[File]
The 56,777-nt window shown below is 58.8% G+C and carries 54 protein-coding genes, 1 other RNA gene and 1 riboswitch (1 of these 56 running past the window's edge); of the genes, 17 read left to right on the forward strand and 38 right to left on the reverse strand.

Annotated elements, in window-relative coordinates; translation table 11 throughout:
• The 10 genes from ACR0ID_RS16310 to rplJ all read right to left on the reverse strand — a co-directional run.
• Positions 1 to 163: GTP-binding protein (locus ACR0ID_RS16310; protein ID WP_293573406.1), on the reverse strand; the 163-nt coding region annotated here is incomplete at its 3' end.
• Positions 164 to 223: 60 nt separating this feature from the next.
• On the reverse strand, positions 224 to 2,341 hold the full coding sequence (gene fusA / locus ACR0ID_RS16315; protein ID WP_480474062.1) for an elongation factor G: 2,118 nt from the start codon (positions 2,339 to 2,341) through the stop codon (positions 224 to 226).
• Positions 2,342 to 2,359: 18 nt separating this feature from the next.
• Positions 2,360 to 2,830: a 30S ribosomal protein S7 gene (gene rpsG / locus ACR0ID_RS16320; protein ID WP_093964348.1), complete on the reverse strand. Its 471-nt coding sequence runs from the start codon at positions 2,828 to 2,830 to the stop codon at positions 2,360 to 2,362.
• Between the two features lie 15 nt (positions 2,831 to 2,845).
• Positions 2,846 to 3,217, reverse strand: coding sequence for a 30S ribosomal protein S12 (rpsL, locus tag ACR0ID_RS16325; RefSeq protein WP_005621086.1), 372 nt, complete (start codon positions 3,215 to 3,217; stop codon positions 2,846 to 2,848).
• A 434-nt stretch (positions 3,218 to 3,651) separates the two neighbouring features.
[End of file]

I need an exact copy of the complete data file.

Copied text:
The 56,777-nt window shown below is 58.8% G+C and carries 54 protein-coding genes, 1 other RNA gene and 1 riboswitch (1 of these 56 running past the window's edge); of the genes, 17 read left to right on the forward strand and 38 right to left on the reverse strand.

Annotated elements, in window-relative coordinates; translation table 11 throughout:
• The 10 genes from ACR0ID_RS16310 to rplJ all read right to left on the reverse strand — a co-directional run.
• Positions 1 to 163: GTP-binding protein (locus ACR0ID_RS16310; protein ID WP_293573406.1), on the reverse strand; the 163-nt coding region annotated here is incomplete at its 3' end.
• Positions 164 to 223: 60 nt separating this feature from the next.
• On the reverse strand, positions 224 to 2,341 hold the full coding sequence (gene fusA / locus ACR0ID_RS16315; protein ID WP_480474062.1) for an elongation factor G: 2,118 nt from the start codon (positions 2,339 to 2,341) through the stop codon (positions 224 to 226).
• Positions 2,342 to 2,359: 18 nt separating this feature from the next.
• Positions 2,360 to 2,830: a 30S ribosomal protein S7 gene (gene rpsG / locus ACR0ID_RS16320; protein ID WP_093964348.1), complete on the reverse strand. Its 471-nt coding sequence runs from the start codon at positions 2,828 to 2,830 to the stop codon at positions 2,360 to 2,362.
• Between the two features lie 15 nt (positions 2,831 to 2,845).
• Positions 2,846 to 3,217, reverse strand: coding sequence for a 30S ribosomal protein S12 (rpsL, locus tag ACR0ID_RS16325; RefSeq protein WP_005621086.1), 372 nt, complete (start codon positions 3,215 to 3,217; stop codon positions 2,846 to 2,848).
• A 434-nt stretch (positions 3,218 to 3,651) separates the two neighbouring features.